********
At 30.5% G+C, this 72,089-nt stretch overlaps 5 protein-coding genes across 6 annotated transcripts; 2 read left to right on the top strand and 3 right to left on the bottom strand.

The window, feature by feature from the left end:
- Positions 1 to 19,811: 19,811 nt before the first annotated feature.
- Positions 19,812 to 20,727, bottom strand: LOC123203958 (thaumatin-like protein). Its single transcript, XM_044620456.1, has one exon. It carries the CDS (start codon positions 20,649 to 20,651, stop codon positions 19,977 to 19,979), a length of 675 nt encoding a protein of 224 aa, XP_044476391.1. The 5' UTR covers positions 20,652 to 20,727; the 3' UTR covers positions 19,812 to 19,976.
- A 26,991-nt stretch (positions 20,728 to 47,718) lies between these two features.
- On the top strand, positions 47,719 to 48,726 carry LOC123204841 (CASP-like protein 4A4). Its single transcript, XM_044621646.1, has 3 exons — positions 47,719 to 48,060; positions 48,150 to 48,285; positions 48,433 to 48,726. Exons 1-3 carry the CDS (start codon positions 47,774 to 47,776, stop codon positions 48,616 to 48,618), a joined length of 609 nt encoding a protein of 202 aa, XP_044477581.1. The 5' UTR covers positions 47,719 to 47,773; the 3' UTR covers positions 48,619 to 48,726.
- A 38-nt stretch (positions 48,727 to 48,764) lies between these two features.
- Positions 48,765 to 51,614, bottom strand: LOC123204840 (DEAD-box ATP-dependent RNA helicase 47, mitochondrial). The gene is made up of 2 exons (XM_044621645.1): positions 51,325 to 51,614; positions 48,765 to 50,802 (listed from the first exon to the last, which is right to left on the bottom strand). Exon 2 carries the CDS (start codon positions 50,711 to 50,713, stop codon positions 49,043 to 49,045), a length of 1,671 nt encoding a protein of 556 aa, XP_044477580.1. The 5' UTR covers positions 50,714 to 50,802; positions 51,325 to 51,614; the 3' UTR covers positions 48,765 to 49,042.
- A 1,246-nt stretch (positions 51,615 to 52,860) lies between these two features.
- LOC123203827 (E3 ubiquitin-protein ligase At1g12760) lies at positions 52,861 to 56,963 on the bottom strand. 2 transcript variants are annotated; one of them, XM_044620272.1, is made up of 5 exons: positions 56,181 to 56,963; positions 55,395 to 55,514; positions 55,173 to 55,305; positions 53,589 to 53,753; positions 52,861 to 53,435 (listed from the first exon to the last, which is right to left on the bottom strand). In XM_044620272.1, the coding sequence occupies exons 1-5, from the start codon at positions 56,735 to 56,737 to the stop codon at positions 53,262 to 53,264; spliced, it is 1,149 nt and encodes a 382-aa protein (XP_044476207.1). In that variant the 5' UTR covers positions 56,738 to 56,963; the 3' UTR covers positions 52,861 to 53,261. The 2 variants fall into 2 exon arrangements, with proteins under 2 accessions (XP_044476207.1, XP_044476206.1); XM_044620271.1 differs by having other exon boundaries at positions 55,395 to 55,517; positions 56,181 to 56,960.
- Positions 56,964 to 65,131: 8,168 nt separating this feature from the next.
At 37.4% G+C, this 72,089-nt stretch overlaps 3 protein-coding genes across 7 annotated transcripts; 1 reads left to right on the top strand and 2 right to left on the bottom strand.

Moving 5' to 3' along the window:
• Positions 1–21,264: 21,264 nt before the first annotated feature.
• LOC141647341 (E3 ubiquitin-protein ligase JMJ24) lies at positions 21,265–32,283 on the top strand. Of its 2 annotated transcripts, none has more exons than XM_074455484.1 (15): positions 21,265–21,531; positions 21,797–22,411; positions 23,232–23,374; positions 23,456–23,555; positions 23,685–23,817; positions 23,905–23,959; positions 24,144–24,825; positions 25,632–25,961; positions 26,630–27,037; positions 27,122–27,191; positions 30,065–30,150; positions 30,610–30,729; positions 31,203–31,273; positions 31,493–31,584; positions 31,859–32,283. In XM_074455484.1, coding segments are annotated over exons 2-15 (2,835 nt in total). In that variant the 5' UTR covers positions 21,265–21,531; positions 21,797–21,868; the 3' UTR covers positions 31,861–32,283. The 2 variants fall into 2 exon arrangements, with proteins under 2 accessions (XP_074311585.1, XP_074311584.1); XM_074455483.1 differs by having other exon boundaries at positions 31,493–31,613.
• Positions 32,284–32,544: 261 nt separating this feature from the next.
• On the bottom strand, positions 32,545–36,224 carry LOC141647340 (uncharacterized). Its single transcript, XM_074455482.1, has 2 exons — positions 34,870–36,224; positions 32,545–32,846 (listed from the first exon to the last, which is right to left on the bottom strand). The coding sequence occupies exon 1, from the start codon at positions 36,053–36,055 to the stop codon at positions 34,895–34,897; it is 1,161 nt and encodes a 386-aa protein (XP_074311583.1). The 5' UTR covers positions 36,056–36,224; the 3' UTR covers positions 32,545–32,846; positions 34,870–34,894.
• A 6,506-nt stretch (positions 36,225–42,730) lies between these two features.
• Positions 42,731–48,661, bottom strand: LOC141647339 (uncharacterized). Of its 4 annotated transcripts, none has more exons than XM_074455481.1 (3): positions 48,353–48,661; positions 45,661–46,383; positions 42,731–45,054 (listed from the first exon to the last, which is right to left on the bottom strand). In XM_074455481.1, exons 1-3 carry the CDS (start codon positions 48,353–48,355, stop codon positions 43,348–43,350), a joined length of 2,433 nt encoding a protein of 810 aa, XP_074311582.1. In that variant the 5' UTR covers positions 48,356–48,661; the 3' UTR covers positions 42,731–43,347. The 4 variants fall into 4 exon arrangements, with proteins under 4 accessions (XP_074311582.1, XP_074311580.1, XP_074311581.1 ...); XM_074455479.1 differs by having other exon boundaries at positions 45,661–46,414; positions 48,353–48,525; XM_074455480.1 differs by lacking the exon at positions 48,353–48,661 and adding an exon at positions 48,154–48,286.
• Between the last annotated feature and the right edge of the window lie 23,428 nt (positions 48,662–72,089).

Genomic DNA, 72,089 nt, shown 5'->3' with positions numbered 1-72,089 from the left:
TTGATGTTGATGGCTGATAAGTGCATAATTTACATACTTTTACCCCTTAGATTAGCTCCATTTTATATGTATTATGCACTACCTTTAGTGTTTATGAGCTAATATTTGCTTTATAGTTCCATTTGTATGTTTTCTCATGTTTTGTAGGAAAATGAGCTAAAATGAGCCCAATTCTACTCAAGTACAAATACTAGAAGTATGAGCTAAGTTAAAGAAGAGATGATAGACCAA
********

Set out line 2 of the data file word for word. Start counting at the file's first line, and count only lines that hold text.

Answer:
The window, feature by feature from the left end: